Among the changes are new chapters on writing for social media and chat apps, liveblogging and mobile journalism, and finding leads and sources online.
The chapter on UGC is now focused instead of community and social media management, while the history chapter has been expanded to cover business models and issues facing the future of online journalism.
There’s more to be written about those changes and what they say about online journalism itself. But for now, it’s here!
2016 was the year of the bot in journalism. In this edited extract from the forthcoming second edition of the Online Journalism Handbook, I outline what bots are, how bots have been used by media organisations from early Twitter bots to the recent wave of ‘chatbots’, and some tips and tools for getting started with journalistic bots.
‘Bots’ are ‘robots’ – only on the internet. Without the mechanical body of their physical counterparts, all that leaves is a disembodied computer script, normally created to perform repetitive tasks.
This broad description takes in a whole range of activities, and so the term ‘bot’ is used to talk about very different things in different contexts:
In search you might talk about bots used to index webpages, such as the ‘Googlebot’.
In finance and commerce you might talk about bots used to monitor information online and respond to it by buying or selling things.
And in advertising and politics you might talk about bots being used for nefarious purposes: for example, to make it look like more people are viewing webpages, clicking on adverts, or arguing for a particular candidate.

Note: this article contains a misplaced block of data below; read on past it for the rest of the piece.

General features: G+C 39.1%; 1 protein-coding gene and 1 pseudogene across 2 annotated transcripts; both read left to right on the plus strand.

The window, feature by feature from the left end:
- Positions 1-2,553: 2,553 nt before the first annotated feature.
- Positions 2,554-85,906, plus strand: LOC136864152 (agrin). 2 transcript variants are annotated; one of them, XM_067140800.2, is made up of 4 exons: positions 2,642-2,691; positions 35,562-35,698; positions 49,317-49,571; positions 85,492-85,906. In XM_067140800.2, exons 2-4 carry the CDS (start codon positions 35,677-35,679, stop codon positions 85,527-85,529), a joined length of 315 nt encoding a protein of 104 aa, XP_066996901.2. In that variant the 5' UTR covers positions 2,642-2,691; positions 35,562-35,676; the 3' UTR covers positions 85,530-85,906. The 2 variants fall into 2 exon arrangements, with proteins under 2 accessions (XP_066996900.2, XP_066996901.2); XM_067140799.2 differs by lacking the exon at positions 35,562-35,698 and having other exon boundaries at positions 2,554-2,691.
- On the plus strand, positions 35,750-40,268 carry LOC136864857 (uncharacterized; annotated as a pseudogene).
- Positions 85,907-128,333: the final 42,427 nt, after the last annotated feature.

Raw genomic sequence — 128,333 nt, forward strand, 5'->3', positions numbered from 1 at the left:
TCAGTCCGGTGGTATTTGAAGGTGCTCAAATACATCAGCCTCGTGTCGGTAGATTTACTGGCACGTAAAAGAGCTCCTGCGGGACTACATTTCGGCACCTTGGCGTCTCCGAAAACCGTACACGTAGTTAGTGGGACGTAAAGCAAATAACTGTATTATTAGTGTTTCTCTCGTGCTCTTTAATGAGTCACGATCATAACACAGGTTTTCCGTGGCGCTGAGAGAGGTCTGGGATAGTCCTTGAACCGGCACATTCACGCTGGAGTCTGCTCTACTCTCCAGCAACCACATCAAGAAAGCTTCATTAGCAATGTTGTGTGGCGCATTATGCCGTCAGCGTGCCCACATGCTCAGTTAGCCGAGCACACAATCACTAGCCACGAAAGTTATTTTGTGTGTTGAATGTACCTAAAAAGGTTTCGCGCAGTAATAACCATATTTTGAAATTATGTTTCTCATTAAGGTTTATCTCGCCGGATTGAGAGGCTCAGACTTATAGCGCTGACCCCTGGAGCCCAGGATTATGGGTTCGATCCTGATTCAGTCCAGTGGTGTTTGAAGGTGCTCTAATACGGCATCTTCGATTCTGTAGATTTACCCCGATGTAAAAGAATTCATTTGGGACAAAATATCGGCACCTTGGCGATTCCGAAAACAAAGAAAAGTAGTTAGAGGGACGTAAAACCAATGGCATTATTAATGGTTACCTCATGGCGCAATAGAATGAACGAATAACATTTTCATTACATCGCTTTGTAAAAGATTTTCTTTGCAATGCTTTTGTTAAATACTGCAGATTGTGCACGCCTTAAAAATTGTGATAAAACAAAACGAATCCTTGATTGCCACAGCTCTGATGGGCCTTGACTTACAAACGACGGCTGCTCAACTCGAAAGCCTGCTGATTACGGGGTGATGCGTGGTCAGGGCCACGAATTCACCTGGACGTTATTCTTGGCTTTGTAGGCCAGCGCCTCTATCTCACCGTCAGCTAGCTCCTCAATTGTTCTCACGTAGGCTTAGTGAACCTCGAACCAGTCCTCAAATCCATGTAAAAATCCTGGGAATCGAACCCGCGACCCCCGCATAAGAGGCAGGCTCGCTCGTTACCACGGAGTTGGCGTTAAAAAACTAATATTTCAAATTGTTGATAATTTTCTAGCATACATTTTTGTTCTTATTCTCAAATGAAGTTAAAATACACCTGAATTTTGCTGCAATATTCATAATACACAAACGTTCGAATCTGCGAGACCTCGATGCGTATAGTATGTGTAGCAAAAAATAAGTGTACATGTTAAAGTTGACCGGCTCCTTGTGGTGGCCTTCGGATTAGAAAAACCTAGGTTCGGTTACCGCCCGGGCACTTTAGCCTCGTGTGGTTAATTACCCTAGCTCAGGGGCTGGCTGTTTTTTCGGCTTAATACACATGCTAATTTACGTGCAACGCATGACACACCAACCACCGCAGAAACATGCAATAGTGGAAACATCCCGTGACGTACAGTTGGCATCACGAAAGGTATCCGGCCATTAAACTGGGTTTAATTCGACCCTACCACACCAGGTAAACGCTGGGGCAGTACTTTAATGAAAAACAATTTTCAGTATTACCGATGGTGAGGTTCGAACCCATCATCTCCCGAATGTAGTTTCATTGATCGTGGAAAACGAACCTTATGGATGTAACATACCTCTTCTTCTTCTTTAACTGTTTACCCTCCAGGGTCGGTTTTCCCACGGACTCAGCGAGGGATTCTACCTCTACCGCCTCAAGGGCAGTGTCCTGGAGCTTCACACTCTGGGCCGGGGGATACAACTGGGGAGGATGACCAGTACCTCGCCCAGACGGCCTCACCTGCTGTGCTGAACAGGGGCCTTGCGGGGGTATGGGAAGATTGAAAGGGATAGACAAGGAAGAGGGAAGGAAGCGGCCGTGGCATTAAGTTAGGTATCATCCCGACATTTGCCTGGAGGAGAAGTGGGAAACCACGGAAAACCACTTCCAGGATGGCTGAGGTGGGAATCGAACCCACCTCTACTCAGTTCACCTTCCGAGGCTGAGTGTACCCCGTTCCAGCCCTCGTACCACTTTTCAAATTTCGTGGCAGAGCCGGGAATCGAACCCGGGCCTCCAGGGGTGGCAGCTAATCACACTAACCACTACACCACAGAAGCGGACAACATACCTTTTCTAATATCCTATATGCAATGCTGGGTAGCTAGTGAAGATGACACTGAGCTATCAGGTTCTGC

This article isn’t about any of those.
In the context of journalism and publishing, the term ‘bot’ is normally used to refer to something which users can interact with. Examples include: Continue reading →
Alastair Good was a solo video journalist for The Telegraph for a decade before recently going freelance. As part of work on the forthcoming second edition of the Online Journalism Handbook, I interviewed Alastair about his experiences of filming video at the Calais migrant camp. I’m republishing it in full here.
The refugee/migrant camp in Calais had been growing steadily for some time. Estimates varied between five and ten thousand people who had travelled from the southern part of the globe to escape war, persecution and poverty. They were all hoping for just one thing: the chance to make a dangerous journey across the Channel to Britain.
One of my contacts in an aid agency working in the camp called me to say that bulldozers were due to move in to clear the camp the next day. I pitched the story to my editor and was on the Eurostar by the afternoon. Continue reading →
It’s the start of a new academic year so I thought I’d compile a list of the latest reading I would recommend for any students looking at online journalism. (If you have suggestions for additions please let me know!):
Theoretical, historical and conceptual background
Digital Journalism by Jones & Lee (Sage, 2011) is very comprehensive and worth reading in full.
Gatewatching by Axel Bruns (Peter Lang, 2005) covers areas that tend to be overlooked by journalism books, such as new media methods and startups from outside traditional media. Read: Chapter 4: Making News Open Source
We The Media by Dan Gillmor (O’Reilly, 2006) is a seminal book on citizen journalism which is also available free online.
Practical online journalism – general
Clearly I’m going to say my own book, the Online Journalism Handbook(2011, Pearson), co-authored with Liisa Rohumaa, which covers blogging and web writing, data journalism, online audio and video, interactivity, community management and law. Continue reading →
The Protection From Harrassment Act 1997 is occasionally used to prevent journalists on reporting on particular individuals. Specifically, any conduct which amounts to harassment of someone can be considered to a criminal act, for which the victim can seek an injunction (followed by arrest if broken) or damages.